Shows Elites Differ from
People on Immigration
gap between the opinions of the American people and their
leaders on immigration is "enormous" and growing,
according to an analysis of survey data collected by the Chicago
Council on Foreign Relations.
The poll found that 60 percent of the American public regards
the current high levels of immigration to be a "critical
threat to the vital interests" of the country, but only
14 percent of the nation's leadership agrees.
The data was analyzed by the Center for Immigration Studies
in Washington, D.C., in its report, "Elite vs. Public
Opinion: An Examination of Divergent Views on Immigration."
The survey was based on interviews with 2,800 "ordinary
Americans" and a cross-section of 400 "opinion leaders,"
including members of Congress, the Bush administration, business
executives, union leaders, journalists, academics, and leaders
of major special interest groups.
CIS found that the large 46-point gap between the people and
the elite is wider than the 37-point difference found in a
similar survey in 1998.
"The poll results indicate that there is no other foreign
policy related issue on which the American people and their
leaders disagreed more profoundly than immigration.,"
said the report. "Even on such divisive issues as globalization
or strengthening the United Nations, the public and the elite
are much closer together than they are on immigration."
On the issue of illegal immigration, the divide was even slightly
larger. The survey found that 70 percent of the American people
said reducing illegal immigration should be a "very important"
foreign policy goal. But U.S. elites care little for enforcing
their own laws. Only 22 percent of the elites interviewed
agreed, creating a gap of 48 points.
The public ranks illegal immigration sixth out of 69 foreign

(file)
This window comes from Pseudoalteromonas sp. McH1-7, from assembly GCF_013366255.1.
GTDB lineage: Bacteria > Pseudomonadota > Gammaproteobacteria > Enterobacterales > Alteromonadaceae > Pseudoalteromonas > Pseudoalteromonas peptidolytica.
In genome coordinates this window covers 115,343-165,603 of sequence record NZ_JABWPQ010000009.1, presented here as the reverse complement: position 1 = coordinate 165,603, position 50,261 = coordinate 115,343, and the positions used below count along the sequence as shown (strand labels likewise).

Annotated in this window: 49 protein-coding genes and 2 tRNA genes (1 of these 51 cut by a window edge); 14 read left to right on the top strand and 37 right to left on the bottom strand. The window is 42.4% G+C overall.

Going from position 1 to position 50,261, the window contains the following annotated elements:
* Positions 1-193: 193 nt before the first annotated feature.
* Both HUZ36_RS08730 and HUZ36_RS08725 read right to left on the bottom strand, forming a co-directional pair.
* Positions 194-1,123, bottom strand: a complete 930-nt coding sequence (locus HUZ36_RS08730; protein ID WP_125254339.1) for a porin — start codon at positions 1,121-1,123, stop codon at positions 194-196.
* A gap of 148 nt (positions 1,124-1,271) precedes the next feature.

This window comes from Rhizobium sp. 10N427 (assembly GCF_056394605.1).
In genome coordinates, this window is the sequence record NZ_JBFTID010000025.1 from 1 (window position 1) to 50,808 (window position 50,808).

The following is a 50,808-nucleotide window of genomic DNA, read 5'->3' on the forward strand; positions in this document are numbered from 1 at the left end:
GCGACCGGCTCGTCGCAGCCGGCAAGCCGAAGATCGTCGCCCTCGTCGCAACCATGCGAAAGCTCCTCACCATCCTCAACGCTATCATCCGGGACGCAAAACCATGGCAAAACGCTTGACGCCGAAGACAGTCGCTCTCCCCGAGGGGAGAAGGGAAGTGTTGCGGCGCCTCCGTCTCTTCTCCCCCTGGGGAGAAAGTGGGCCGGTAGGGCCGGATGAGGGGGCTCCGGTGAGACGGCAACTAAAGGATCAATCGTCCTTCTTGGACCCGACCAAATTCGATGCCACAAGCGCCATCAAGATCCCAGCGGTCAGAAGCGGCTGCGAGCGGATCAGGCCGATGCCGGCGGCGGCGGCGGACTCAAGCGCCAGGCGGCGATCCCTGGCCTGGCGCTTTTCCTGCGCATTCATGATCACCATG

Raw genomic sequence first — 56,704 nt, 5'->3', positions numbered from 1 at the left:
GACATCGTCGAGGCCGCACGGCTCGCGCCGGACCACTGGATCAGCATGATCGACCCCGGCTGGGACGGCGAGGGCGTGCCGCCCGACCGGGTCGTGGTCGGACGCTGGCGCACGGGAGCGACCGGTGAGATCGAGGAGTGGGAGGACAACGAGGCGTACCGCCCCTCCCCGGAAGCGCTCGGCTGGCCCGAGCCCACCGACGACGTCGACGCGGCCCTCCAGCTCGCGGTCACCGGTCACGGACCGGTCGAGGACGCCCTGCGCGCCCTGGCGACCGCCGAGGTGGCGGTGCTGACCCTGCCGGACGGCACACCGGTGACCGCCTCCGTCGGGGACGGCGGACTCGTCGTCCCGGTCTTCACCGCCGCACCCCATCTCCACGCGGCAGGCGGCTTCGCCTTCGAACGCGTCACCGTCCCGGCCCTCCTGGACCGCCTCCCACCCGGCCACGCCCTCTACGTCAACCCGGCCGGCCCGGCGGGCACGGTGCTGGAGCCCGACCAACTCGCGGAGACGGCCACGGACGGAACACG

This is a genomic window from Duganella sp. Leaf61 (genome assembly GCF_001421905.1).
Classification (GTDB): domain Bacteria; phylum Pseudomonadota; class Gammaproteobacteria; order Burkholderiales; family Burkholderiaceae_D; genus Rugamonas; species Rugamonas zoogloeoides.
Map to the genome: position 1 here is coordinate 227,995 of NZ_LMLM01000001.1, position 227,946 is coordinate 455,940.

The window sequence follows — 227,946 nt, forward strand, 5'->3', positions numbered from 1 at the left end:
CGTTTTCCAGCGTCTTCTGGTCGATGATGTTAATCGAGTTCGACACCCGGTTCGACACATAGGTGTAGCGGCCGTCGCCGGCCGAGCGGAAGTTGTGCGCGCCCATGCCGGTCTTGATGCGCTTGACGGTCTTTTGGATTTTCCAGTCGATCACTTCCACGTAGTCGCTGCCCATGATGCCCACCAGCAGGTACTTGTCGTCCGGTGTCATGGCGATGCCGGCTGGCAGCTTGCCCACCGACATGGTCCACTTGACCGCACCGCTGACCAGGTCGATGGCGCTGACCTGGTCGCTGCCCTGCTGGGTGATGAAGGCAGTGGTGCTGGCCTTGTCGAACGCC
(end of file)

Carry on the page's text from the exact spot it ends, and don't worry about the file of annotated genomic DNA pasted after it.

policy problems they are most concerned about, while elites
ranked illegal immigration at 26th.
Steve Camarota, co-author of the report, said the divergent
views explain recent political events.
"It explains why broad interest group support for an
illegal alien amnesty, including the business community and
labor unions, has not translated into the passage of an amnesty,"
Republicans and Democrats are currently engaged in a bidding
war to see which party can promise to deliver a bigger amnesty
for illegals. Politicians hope that using government to give
favors will translate into political support among immigrants
at the ballot box. Both President George Bush and House Minority
Leader Richard Gephardt, D-MO, have announced they will push
for amnesty programs.
The poll showed that only 27 percent of the U.S. public believes
the president's handling of immigration issues is good or
Most Americans surveyed, 55 percent, said immigration should
be reduced. Just 27 percent wanted immigration levels kept
the same. In stark contrast, only 18 percent of surveyed elites
want immigration levels reduced, while fully 60 percent want
the current high levels to remain the same.
Co-author Roy Beck said that continued "deep public dissatisfaction
with current immigration policy" is an issue "just
waiting for a candidate to champion."